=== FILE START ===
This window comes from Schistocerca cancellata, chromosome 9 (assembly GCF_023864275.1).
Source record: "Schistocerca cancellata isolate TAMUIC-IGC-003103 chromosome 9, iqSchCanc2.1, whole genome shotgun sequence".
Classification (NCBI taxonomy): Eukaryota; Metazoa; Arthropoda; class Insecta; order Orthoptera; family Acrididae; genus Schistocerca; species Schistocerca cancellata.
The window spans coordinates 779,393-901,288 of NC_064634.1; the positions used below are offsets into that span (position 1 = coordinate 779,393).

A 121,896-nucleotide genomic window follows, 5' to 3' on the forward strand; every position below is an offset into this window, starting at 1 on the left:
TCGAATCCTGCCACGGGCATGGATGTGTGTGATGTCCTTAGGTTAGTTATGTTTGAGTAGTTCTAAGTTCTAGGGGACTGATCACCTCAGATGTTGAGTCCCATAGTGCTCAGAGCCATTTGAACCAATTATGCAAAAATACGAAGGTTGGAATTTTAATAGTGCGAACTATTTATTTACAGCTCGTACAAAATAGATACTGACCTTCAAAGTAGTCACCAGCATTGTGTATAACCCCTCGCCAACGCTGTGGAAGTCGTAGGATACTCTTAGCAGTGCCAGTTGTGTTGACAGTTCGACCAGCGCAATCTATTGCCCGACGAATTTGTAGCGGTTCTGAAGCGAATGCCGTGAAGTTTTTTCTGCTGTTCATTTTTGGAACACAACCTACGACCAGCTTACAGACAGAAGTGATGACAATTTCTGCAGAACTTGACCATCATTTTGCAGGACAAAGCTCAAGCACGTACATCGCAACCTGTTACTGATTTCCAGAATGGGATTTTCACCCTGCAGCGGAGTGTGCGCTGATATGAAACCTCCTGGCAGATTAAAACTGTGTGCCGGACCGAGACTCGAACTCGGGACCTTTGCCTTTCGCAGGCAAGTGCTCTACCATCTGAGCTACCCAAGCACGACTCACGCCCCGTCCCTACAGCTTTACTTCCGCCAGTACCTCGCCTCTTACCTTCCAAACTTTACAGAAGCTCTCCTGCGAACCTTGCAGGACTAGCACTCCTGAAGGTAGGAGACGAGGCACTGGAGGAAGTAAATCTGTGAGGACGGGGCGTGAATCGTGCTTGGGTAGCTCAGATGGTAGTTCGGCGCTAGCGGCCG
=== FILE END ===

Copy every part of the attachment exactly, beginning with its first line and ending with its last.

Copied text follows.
This window comes from Schistocerca cancellata, chromosome 9 (assembly GCF_023864275.1).
Source record: "Schistocerca cancellata isolate TAMUIC-IGC-003103 chromosome 9, iqSchCanc2.1, whole genome shotgun sequence".
Classification (NCBI taxonomy): Eukaryota; Metazoa; Arthropoda; class Insecta; order Orthoptera; family Acrididae; genus Schistocerca; species Schistocerca cancellata.
The window spans coordinates 779,393-901,288 of NC_064634.1; the positions used below are offsets into that span (position 1 = coordinate 779,393).

A 121,896-nucleotide genomic window follows, 5' to 3' on the forward strand; every position below is an offset into this window, starting at 1 on the left:
TCGAATCCTGCCACGGGCATGGATGTGTGTGATGTCCTTAGGTTAGTTATGTTTGAGTAGTTCTAAGTTCTAGGGGACTGATCACCTCAGATGTTGAGTCCCATAGTGCTCAGAGCCATTTGAACCAATTATGCAAAAATACGAAGGTTGGAATTTTAATAGTGCGAACTATTTATTTACAGCTCGTACAAAATAGATACTGACCTTCAAAGTAGTCACCAGCATTGTGTATAACCCCTCGCCAACGCTGTGGAAGTCGTAGGATACTCTTAGCAGTGCCAGTTGTGTTGACAGTTCGACCAGCGCAATCTATTGCCCGACGAATTTGTAGCGGTTCTGAAGCGAATGCCGTGAAGTTTTTTCTGCTGTTCATTTTTGGAACACAACCTACGACCAGCTTACAGACAGAAGTGATGACAATTTCTGCAGAACTTGACCATCATTTTGCAGGACAAAGCTCAAGCACGTACATCGCAACCTGTTACTGATTTCCAGAATGGGATTTTCACCCTGCAGCGGAGTGTGCGCTGATATGAAACCTCCTGGCAGATTAAAACTGTGTGCCGGACCGAGACTCGAACTCGGGACCTTTGCCTTTCGCAGGCAAGTGCTCTACCATCTGAGCTACCCAAGCACGACTCACGCCCCGTCCCTACAGCTTTACTTCCGCCAGTACCTCGCCTCTTACCTTCCAAACTTTACAGAAGCTCTCCTGCGAACCTTGCAGGACTAGCACTCCTGAAGGTAGGAGACGAGGCACTGGAGGAAGTAAATCTGTGAGGACGGGGCGTGAATCGTGCTTGGGTAGCTCAGATGGTAGTTCGGCGCTAGCGGCCG